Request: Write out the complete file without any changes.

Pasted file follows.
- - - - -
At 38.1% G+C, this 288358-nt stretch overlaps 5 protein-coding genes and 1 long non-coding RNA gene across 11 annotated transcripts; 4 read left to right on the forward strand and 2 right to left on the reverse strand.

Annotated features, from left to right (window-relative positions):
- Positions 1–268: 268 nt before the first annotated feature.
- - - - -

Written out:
At 38.1% G+C, this 288358-nt stretch overlaps 5 protein-coding genes and 1 long non-coding RNA gene across 11 annotated transcripts; 4 read left to right on the forward strand and 2 right to left on the reverse strand.

Annotated features, from left to right (window-relative positions):
- Positions 1–268: 268 nt before the first annotated feature.